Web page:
Treasury Secretary Yellen and China's Liu He talk U.S. tech policy at their first in-person meeting

U.S. Treasury Secretary Janet Yellen and Chinese Vice Premier Liu He held their first in-person meeting in Zurich on Jan. 18, 2023.

Sebastien Bozon | Afp | Getty Images

BEIJING — Chinese Vice Premier Liu He discussed U.S. economic and tech policy toward China in a meeting with U.S. Treasury Secretary Janet Yellen on Wednesday, according to a Ministry of Commerce readout.

China “hopes the U.S. side pays attention to the policies’ impact on both sides,” the readout said, according to a CNBC translation.

The meeting in Zurich was the first time Yellen and Liu met in person, after three years of Covid-related restrictions on travel.

In October, the U.S. Department of Commerce’s Bureau of Industry and Security announced sweeping bans on U.S. businesses and persons from working with Chinese partners on high-end semiconductors — a specialized industry that’s relied on American and foreign tools for development. The ban followed the Trump administration’s restrictions on specific Chinese companies such as SMIC and Huawei.

The Biden administration also hasn’t removed Trump-era tariffs on China.

While Beijing retaliated with tariffs of its own, its most substantive response to U.S. tech bans has been filing a dispute with the World Trade Organization in December.

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A readout from the U.S. Treasury Department did not mention technology. “During the candid, substantive, and constructive conversation, they exchanged views on macroeconomic and financial developments,” the Treasury said.

The readout said Yellen “looks forward to traveling to China and to welcoming her counterparts to the United States in the near future.”

The Chinese statement said it welcomed Yellen to visit China “at an appropriate time” this year.

Liu has led China’s trade negotiations with the U.S. Within China, he is a vice premier and head of the financial stability and development committee.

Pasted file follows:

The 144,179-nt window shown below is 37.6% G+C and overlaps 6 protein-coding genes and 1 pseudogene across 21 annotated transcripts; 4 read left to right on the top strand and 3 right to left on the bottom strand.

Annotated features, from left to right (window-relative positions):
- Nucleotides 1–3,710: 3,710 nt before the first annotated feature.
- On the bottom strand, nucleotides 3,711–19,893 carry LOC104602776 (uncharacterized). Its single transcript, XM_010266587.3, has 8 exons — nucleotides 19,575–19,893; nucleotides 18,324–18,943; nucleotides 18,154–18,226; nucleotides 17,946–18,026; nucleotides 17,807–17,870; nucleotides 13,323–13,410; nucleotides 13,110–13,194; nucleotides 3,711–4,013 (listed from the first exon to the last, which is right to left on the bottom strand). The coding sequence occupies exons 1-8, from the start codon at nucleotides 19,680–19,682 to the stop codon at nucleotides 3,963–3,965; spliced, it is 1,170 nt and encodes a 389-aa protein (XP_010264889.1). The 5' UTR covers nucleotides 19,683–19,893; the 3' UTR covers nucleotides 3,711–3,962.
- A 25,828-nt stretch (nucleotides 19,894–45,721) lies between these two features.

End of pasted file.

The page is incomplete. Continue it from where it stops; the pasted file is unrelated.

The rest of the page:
“To tame inflation, some countries have chosen the policy that will likely result in the hike-recession-recovery loop,” Liu said in a speech this week at the World Economic Forum in Davos, Switzerland.

“We call for more attention to the negative spillover effect of major countries’ rate hikes on the emerging markets and developing countries so as not to add to more debt or financial risks,” he said.

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For China, Liu said that “high-quality economic development must always be our goal,” measures to support real estate have shown effect and that the country would put more focus on attracting foreign investment.

Foreign direct investment into China rose by 8% last year in U.S. dollar terms, China’s Ministry of Commerce said. A release noted sharp increases in investment from South Korea, Germany, the U.K. and the EU overall, but did not mention the U.S.

Liu turns 70 years old this month and is retiring from Chinese leadership, per changes announced at the ruling Communist Party of China’s congress in October.

Analysts expect He Lifeng, head of the National Development and Reform Commission, to take Liu’s role in leading financial and economic work.


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